Trump still ‘not inclined’ to turn over tax returns by deadline
Treasury Secretary Steven Mnuchin again refused to release Donald Trump’s tax returns to House Democrats, arguing that the Democrats’ stated legislative purpose hides their real intent — to expose the president’s personal and business financial records to the public.
Mnuchin met House Ways and Means Committee Chairman Richard Neal’s Tuesday deadline to respond to his second request for the tax returns, but only by saying he would give a final response by May 6, when the Justice Department is expected to have completed its review of the request.
Neal, a Massachusetts Democrat, set an initial deadline of April 10 for Mnuchin and Internal Revenue Service Commissioner Charles Rettig to hand over six years of personal and business returns and then extended it to Tuesday when Mnuchin balked.
In a letter on Tuesday, Mnuchin said the request raised “serious constitutional questions” and that his department continued to consult with the Justice Department.
Neal’s request is “the culmination of a long-running, well-documented effort to expose the president’s tax returns for the sake of exposure,” Mnuchin wrote. Neal has said that the committee needs to see the returns to verify that the IRS is following its longstanding policy of auditing the president annually.
Mnuchin also cited public statements by House Speaker Nancy Pelosi, Neal and other Democratic leaders in which they suggested that the returns would be made public.
Neal responded in a statement Tuesday that he would consult with his legal counsel on his next steps.
House Democrats are locked in a political battle with the Treasury Department over whether Congress can legally obtain the president’s tax returns. Democrats say the law is on their side. The administration says the request is an illegal violation of Trump’s privacy.
The tax-return battle is just one front in Trump’s war against Democratic investigations of his conduct. On Monday, Trump and the Trump Organization asked a court to block a congressional subpoena seeking business records from his longtime accounting firm Mazars USA LLP.
Neal first asked for the tax returns on April 3, citing a 1924 law that allows the chairmen of the congressional tax committees to view the returns of any taxpayer. That request must be attached to a “legitimate legislative purpose,” so Neal cited oversight of IRS presidential audits.
House Democrats, Mnuchin wrote, believe they “need simply recite a legislative purpose, after which the department must ignore all evidence in the public record, however overwhelming, that the asserted purpose is pretext for a constitutionally suspect one.”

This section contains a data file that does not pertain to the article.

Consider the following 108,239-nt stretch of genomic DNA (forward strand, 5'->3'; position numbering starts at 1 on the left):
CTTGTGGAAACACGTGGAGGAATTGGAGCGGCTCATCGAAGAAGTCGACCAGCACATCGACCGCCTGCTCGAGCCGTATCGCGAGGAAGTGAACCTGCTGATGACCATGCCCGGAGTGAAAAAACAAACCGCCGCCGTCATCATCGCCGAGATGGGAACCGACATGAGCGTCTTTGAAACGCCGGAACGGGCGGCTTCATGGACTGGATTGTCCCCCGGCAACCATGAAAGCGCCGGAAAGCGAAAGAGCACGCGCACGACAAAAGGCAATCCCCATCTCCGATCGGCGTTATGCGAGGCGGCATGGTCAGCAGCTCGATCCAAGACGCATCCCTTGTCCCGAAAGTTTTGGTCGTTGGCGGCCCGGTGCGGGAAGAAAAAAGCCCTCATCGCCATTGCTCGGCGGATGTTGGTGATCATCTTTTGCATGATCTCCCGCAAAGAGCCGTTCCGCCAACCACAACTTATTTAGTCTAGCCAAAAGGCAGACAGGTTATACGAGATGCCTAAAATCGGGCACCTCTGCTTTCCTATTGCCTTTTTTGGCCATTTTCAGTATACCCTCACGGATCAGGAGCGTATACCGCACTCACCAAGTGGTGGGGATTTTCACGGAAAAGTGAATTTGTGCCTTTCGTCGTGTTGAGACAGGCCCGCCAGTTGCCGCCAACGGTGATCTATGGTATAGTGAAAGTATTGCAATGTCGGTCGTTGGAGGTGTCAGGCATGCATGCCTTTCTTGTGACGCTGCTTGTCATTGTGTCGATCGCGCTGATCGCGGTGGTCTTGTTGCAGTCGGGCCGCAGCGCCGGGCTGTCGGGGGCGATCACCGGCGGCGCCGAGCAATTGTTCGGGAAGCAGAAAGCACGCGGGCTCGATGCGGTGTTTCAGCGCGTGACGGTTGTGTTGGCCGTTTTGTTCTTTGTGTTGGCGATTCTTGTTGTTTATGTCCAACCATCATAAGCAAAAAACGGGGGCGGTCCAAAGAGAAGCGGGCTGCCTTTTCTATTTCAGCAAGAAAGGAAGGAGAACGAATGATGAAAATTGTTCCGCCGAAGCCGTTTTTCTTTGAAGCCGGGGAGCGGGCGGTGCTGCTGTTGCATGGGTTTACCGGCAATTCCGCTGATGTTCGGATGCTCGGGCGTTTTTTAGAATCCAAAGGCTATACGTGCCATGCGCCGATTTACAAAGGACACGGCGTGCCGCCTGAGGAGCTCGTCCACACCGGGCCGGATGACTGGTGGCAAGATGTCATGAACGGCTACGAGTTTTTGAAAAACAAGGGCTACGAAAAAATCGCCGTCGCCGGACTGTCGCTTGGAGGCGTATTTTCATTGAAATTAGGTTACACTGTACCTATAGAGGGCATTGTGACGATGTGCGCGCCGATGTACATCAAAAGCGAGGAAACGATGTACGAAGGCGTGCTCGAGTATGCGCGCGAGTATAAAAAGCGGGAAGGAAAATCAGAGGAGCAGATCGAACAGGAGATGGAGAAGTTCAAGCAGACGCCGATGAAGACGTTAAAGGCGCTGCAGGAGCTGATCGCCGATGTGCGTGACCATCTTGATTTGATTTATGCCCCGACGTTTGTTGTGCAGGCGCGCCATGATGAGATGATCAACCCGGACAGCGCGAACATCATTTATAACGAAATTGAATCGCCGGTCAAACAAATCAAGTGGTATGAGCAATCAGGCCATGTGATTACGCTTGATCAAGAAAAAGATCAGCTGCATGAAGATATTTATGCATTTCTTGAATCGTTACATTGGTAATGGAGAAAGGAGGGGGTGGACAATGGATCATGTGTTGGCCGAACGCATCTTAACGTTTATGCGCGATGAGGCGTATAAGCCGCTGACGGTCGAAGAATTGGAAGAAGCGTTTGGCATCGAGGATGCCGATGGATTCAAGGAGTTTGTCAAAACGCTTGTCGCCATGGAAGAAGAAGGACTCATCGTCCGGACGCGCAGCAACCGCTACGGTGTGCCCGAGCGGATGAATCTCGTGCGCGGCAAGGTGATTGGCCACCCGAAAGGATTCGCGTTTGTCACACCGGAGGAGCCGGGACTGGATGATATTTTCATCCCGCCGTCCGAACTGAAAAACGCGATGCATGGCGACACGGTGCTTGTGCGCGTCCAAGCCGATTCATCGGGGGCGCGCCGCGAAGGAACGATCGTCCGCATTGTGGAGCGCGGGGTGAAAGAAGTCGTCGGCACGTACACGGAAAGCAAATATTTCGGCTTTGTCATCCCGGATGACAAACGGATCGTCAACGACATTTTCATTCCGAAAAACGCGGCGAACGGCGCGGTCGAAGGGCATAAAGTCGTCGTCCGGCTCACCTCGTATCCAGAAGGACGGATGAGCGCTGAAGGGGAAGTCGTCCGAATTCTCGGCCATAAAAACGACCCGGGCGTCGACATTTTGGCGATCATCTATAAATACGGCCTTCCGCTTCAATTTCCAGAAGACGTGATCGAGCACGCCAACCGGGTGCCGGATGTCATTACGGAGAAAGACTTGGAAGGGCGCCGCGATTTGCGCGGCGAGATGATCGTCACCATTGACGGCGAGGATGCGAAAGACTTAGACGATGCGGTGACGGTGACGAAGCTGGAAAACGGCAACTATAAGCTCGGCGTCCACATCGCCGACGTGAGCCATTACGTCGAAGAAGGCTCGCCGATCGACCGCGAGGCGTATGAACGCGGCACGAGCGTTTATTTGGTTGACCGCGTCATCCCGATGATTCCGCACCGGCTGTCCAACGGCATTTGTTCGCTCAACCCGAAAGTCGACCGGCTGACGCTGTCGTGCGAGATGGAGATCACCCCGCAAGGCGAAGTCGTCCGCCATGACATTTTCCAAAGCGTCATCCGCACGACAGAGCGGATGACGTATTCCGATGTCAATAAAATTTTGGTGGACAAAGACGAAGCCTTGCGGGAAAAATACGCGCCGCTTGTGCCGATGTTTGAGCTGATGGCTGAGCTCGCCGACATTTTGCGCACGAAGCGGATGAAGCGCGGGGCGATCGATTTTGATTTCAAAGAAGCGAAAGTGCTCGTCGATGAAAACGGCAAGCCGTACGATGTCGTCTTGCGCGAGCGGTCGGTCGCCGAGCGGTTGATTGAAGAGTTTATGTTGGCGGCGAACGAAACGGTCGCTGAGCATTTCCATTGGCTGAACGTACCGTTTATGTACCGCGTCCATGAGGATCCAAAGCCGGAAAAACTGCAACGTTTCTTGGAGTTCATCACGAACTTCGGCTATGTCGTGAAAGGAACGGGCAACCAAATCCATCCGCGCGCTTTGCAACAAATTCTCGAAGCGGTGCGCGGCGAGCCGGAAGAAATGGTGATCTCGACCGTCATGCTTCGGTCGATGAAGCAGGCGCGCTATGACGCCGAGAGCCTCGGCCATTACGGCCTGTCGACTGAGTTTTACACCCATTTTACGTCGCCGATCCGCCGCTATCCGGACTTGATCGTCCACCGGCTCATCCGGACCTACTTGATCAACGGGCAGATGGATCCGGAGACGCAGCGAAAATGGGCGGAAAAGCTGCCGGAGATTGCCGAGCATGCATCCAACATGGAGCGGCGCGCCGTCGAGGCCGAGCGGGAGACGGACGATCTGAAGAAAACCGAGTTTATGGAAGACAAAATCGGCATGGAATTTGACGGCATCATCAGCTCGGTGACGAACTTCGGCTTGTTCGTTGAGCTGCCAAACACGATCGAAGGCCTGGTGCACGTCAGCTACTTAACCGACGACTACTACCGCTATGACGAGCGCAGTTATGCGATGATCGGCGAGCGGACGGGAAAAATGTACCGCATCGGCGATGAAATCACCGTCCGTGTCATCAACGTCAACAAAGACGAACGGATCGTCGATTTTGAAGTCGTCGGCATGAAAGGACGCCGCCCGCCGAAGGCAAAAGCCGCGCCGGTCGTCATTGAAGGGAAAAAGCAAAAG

Trump broke with 40 years of presidential-campaign precedent when he refused to release his tax returns as a candidate. He said he was under audit and that he would consider releasing them when the audits were complete. No law prevents the release of tax returns that are under audit.
Earlier Tuesday, a White House spokesman said Trump is still “not inclined” to hand over the paperwork despite the deadline.
“The president is pretty clear. Once he’s out of audit, he will think about doing it. He’s not inclined to do so at this time,” White House Deputy Press Secretary Hogan Gidley told Fox News.
William Consovoy, one of Trump’s attorneys, has argued that Neal’s request doesn’t have a legitimate purpose and flouts fundamental constitutional constraints. Trump opposes the request.
Democrats want the returns to see if he has ties to foreign businesses and whether he cheated on his taxes. They also want to see if he benefited from his 2017 tax overhaul. Trump has said he is worth more than $10 billion. The Bloomberg Billionaire Index pegs his wealth at $2.8 billion.
Democrats are intensifying their probes into Trump’s behavior since the release of Special Counsel Robert Mueller’s report on April 18. On Monday, House Judiciary Committee Chairman Jerrold Nadler of New York subpoenaed former White House Counsel Don McGahn.
McGahn, who spoke to investigators for about two dozen hours and appears more than 500 times in Mueller’s report, described Trump’s unrealized demands to aides to fire Mueller and pressure former Attorney General Jeff Sessions.
Mnuchin in Tuesday’s letter called Neal’s request “unprecedented” and said that fulfilling it could put taxpayer privacy at risk